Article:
Our objective is to develop a computational model and a formal theory of cognitive complexity for human reasoning and planning. This requires a multi-methodological approach to identify (i) representations and (ii) mental operations involved in reasoning and planning. To do so, we conduct eye-tracking and fMRI experiments with interesting spatial tasks, such as Tower of London and Rushhour, as well as deductive reasoning problems. Performance predictions are derived from cognitive models based on the cognitive architecture ACT-R. Behavioural, eye-tracking, and neural data are used to improve the cognitive models and to refine and extend the ACT-R architecture. Overall, our findings will contribute to an extended and adapted computational theory about cognitive complexity in human reasoning.
This interdisciplinary project intends to empirically identify factors that influence human spatial reasoning and planning processes, formally specify these with the help of formal and computational techniques, and develop a cognitive complexity measure for human reasoning. This involves methods and techniques from psychology, computer science, artificial intelligence and cognitive science.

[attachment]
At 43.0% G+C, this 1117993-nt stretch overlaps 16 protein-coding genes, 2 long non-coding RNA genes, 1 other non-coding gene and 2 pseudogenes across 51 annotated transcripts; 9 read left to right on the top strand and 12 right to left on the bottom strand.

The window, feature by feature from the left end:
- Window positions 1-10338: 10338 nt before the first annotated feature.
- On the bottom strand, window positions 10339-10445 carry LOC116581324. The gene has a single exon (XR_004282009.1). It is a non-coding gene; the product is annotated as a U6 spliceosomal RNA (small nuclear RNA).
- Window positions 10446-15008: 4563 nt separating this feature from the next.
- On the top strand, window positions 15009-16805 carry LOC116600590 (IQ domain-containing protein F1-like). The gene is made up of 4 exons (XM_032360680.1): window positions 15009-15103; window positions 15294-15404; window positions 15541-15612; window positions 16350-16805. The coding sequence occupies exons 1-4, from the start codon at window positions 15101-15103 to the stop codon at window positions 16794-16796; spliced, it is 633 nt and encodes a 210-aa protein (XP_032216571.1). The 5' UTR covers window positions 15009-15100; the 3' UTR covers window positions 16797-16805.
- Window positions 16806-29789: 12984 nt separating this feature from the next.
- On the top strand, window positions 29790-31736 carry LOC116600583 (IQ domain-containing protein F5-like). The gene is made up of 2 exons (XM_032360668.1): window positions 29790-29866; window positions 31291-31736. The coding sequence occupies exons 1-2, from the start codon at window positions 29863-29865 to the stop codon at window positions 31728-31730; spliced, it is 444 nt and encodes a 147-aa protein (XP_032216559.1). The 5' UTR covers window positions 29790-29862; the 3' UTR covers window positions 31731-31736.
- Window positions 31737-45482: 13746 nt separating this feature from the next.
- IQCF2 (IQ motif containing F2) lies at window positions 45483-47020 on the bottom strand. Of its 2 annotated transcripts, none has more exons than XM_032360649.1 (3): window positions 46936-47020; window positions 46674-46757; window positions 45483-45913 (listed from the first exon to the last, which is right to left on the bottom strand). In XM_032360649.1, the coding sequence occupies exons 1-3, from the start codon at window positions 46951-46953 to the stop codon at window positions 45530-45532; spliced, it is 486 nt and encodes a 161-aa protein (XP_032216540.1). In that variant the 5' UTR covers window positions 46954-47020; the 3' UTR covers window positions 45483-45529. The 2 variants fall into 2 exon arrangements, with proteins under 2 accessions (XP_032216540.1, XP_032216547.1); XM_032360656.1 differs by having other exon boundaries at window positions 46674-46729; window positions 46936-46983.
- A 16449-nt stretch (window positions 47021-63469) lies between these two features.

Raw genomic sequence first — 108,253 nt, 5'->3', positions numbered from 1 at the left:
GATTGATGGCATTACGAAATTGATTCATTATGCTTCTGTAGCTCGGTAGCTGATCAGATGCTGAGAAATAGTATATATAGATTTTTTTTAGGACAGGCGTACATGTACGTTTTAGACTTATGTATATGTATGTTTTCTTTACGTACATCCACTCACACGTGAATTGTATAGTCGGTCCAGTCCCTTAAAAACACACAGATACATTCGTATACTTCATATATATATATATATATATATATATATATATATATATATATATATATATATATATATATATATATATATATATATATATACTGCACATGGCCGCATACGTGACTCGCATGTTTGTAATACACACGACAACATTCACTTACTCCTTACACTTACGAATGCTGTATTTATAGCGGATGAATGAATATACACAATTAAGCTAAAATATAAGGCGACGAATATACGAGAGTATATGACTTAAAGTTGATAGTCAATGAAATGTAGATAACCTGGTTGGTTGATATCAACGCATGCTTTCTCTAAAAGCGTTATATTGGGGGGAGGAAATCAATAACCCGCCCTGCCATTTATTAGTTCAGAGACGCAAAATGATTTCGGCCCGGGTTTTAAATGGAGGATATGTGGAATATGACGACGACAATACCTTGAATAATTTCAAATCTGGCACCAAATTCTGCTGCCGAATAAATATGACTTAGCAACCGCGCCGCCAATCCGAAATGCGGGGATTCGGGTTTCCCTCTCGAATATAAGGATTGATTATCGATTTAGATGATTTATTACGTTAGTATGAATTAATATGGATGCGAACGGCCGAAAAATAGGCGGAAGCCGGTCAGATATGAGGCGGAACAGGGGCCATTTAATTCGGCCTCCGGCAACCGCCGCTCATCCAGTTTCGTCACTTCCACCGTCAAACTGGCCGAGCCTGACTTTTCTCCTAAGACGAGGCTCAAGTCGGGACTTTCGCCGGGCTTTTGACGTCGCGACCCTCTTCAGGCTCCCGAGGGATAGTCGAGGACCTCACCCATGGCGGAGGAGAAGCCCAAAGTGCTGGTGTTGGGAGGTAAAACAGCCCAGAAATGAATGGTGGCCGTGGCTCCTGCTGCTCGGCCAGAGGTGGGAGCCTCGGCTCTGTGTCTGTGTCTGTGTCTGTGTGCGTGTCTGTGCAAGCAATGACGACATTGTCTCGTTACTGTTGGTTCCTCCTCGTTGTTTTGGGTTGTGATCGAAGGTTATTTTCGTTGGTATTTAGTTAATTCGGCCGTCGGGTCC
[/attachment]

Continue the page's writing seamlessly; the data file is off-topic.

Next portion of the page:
We establish factors responsible for reasoning and planning errors and latencies that allow identifying fallacies during mental reasoning processes.
On the empirical side, behavioral, eye-tracking, and fMRI experiments are conducted to identify the underlying cognitive processes and their neural correlates. We will investigate the nature of the mental representations involved in the spatial reasoning process. The results will help understanding the nature of the underlying functions in order to implement these findings about the human spatial reasoning and planning processes into the general complexity theory.
Our cognitive complexity theory is formalized using AI methods, like parameterized complexity, in order to classify the variety of spatial problems according to their cognitive complexity. One major interest is the comparison of the cognitive complexity measures to formal complexity measures used in algorithm analysis. The goal is to develop a theory of cognitive complexity on multiple levels from biological implementation to a computational theory. The behavioral studies, eye tracking and fMRI are necessary in order to take into account the nature of the underlying representation and functions. This will lead to an extended and adapted computational theory about general complexity in humans while performing reasoning and planning tasks.
We are interested in the operational complexity induced by the task representation, and its interaction with inter-individual differences, like visual intelligence, as well as reasoning and planning ability. For a detailed analysis of the planning processes, we investigate problems of a high transformation complexity, like Tower of London and Rush Hour. The results will be incorporated in a computational model, which learns to predict operations and planning moves.